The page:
Prior to joining management consulting, Anand was the Chief Research Scientist at the Australian Artificial Intelligence Institute. He received his PhD from University of Sydney (with a University Postgraduate Research Award-UPRA) in 1988 and an MBA (with Award of Distinction) from Melbourne Business School in 1997. Anand has also co-edited four books on Intelligent Agents and has published over fifty papers in Computer Science and Artificial Intelligence in major journals, conferences, and workshops.
He has received widespread recognition for his extraordinary contributions in the field of consulting and Artificial Intelligence Research. He has received the Most Influential Paper Award for the Decade in 2007 from the Autonomous Agents & Multi-Agent Systems organization for his contribution on the Belief-Desire-Intention Architecture; MBA Award of Distinction from Melbourne Business School, 1997 and University Postgraduate Research Award (UPRA) from University of Sydney, 1985; Distinguished Alumnus Award from Birla Institute of Technology and Science, Pilani, India; He was recognized as one of Top 50 Data & Analytics professionals in USA and Canada by Corinium; one of Top 50 professionals in InsureTech; and has won a number of awards for his academic and business papers.
Anand is an Adjunct Professor in BITS Pilani’s APPCAIR AI Center. He also serves on the Advisory Board of Oxford University’s Institute for Ethics in AI, World Economic Forum’s Global AI Council, OECD’s Newtork of Experts on AI (ONE), OECD’s AI Compute initiative, Advisory Board of Northwestern’s MBAi program. Responsible AI Institute, Nordic AI Institute, and International Congress for the Governance of AI.
Chaired by John Tasioulas, the inaugural Director for the Institute for Ethics and AI, and Professor of Ethics and Legal Philosophy, Faculty of Philosophy, University of Oxford. He was previously the inaugural Chair of Politics, Philosophy & Law and Director of the Yeoh Tiong Lay Centre for Politics, Philosophy & Law at The Dickson Poon School of Law, Kings College London. Professor Tasioulas has degrees in Law and Philosophy from the University of Melbourne, and a D.Phil in Philosophy from the University of Oxford, where he studied as a Rhodes Scholar. He was previously a Lecturer in Jurisprudence at the University of Glasgow, Reader in Moral and Legal Philosophy at the University of Oxford, where he taught from 1998-2010, and Quain Professor of Jurisprudence at University College London. He has also acted as a consultant on human rights for the World Bank and is a member of the International Advisory Board of the European Parliament's Panel for the Future of Science and Technology (STOA). He has published widely in moral, legal, and political philosophy.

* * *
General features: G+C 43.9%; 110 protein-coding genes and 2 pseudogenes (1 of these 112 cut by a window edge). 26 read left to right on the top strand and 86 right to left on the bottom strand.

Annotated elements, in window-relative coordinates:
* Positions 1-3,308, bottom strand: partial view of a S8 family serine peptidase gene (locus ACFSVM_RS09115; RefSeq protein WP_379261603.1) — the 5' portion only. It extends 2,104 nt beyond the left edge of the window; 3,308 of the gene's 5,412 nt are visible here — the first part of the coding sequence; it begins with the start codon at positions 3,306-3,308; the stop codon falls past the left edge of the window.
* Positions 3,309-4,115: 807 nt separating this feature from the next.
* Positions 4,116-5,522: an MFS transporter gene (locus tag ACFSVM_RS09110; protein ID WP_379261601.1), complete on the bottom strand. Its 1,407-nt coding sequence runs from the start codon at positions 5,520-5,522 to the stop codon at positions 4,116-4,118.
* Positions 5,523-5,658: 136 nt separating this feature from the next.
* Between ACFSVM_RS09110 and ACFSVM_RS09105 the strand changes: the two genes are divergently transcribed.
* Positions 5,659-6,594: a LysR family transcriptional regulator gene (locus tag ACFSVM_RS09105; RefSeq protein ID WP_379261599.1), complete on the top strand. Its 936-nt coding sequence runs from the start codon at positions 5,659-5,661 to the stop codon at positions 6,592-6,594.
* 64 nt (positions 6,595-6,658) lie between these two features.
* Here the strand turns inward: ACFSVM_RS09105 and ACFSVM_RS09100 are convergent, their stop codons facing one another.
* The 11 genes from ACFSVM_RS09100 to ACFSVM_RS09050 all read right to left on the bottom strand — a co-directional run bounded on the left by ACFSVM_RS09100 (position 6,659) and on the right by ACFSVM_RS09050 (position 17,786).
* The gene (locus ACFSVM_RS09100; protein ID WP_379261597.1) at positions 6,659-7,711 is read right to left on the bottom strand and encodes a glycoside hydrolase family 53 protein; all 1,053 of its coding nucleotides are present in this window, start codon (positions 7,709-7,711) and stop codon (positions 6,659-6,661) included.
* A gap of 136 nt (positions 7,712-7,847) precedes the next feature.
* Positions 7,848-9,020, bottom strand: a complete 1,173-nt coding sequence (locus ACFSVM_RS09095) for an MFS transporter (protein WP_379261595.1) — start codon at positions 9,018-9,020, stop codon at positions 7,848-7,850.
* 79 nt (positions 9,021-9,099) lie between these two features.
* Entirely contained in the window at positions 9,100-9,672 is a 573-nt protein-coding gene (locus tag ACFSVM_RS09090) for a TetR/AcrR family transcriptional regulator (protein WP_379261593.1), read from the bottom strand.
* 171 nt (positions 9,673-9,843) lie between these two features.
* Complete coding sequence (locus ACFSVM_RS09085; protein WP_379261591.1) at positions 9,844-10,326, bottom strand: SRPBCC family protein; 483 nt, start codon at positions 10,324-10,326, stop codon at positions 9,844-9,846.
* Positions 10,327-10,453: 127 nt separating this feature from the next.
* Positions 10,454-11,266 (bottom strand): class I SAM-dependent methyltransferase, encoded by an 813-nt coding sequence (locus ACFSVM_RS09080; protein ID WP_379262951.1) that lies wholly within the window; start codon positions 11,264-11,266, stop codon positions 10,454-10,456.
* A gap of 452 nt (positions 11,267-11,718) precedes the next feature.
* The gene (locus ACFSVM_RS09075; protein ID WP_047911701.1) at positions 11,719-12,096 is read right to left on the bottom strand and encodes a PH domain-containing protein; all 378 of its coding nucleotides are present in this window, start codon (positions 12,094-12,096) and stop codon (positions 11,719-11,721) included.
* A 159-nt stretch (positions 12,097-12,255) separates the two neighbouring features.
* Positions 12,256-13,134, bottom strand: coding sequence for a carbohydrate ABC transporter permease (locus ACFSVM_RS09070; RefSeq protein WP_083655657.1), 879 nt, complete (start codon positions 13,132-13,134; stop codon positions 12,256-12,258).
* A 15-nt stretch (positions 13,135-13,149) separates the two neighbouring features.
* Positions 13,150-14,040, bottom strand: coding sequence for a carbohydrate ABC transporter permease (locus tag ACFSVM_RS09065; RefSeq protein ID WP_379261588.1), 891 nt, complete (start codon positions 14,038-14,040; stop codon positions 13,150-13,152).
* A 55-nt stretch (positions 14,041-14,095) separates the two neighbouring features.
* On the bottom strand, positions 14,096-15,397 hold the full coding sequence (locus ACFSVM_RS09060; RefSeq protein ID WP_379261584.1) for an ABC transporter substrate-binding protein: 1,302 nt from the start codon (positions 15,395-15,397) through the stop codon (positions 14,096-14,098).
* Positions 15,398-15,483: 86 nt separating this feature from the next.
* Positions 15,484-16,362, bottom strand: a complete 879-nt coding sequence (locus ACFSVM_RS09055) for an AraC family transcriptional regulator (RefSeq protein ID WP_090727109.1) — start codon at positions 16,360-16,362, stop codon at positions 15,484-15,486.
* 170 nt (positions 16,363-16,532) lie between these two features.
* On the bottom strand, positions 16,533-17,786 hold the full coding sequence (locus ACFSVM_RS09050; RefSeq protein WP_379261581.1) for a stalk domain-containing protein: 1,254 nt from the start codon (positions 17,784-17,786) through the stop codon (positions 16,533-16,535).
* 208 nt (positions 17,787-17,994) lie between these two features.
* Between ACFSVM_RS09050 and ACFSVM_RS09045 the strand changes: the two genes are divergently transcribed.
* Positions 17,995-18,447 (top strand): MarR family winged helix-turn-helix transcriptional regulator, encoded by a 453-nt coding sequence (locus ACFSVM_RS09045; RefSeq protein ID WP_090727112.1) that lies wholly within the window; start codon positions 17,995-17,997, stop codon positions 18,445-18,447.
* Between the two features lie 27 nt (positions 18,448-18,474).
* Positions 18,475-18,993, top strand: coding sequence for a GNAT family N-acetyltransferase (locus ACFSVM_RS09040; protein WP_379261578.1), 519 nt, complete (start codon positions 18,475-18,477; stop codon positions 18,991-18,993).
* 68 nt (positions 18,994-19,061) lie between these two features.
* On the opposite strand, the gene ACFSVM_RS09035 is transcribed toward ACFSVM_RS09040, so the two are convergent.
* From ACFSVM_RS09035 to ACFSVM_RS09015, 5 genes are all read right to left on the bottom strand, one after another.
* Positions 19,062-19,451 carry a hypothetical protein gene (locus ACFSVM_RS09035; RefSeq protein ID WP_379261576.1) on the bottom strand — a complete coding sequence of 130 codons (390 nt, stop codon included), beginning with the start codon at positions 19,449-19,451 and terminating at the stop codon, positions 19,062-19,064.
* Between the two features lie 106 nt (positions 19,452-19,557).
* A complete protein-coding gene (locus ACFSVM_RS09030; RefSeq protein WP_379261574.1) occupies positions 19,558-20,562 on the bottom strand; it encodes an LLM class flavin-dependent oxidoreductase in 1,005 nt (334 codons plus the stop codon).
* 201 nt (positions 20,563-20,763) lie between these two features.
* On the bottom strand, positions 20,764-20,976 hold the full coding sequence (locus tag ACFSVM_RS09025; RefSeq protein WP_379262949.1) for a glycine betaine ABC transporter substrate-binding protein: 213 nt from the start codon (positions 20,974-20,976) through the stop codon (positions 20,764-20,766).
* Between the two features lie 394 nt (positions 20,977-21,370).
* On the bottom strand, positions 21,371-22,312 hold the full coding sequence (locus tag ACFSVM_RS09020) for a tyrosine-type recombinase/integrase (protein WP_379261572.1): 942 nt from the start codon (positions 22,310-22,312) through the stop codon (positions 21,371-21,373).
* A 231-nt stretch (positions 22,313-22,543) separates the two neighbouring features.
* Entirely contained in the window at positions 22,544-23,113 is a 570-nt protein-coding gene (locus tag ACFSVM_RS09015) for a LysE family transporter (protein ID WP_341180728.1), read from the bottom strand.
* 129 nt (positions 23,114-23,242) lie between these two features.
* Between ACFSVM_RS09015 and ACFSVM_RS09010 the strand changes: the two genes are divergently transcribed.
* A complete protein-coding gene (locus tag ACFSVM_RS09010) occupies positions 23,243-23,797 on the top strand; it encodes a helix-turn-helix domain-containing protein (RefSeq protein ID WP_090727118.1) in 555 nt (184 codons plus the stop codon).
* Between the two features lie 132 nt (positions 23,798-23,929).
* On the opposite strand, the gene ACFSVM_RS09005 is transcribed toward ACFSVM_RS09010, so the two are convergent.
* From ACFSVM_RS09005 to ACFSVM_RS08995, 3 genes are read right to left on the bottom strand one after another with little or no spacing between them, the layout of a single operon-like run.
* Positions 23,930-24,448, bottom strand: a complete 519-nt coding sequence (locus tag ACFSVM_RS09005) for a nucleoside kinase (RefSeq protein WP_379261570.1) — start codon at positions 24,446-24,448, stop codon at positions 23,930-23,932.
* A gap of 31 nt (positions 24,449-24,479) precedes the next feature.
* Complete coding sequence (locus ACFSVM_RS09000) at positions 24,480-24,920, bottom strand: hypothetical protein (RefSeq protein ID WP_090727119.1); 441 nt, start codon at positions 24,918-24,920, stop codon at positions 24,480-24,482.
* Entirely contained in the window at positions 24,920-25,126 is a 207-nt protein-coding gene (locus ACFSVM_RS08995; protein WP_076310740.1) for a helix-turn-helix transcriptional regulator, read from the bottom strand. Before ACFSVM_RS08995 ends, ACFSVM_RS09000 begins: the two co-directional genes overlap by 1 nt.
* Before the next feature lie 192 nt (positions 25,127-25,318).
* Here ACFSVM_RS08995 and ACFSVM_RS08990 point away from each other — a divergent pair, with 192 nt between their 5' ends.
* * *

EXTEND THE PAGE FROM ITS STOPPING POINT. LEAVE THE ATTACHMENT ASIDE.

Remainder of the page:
The Institute for Ethics in AI will bring together world-leading philosophers and other experts in the humanities with the technical developers and users of AI in academia, business and government. The ethics and governance of AI is an exceptionally vibrant area of research at Oxford and the Institute is an opportunity to take a bold leap forward from this platform.
Every day brings more examples of the ethical challenges posed by AI; from face recognition to voter profiling, brain machine interfaces to weaponised drones, and the ongoing discourse about how AI will impact employment on a global scale. This is urgent and important work that we intend to promote internationally as well as embedding in our own research and teaching here at Oxford.
Find out more about the full Institute for Ethics in AI programme here.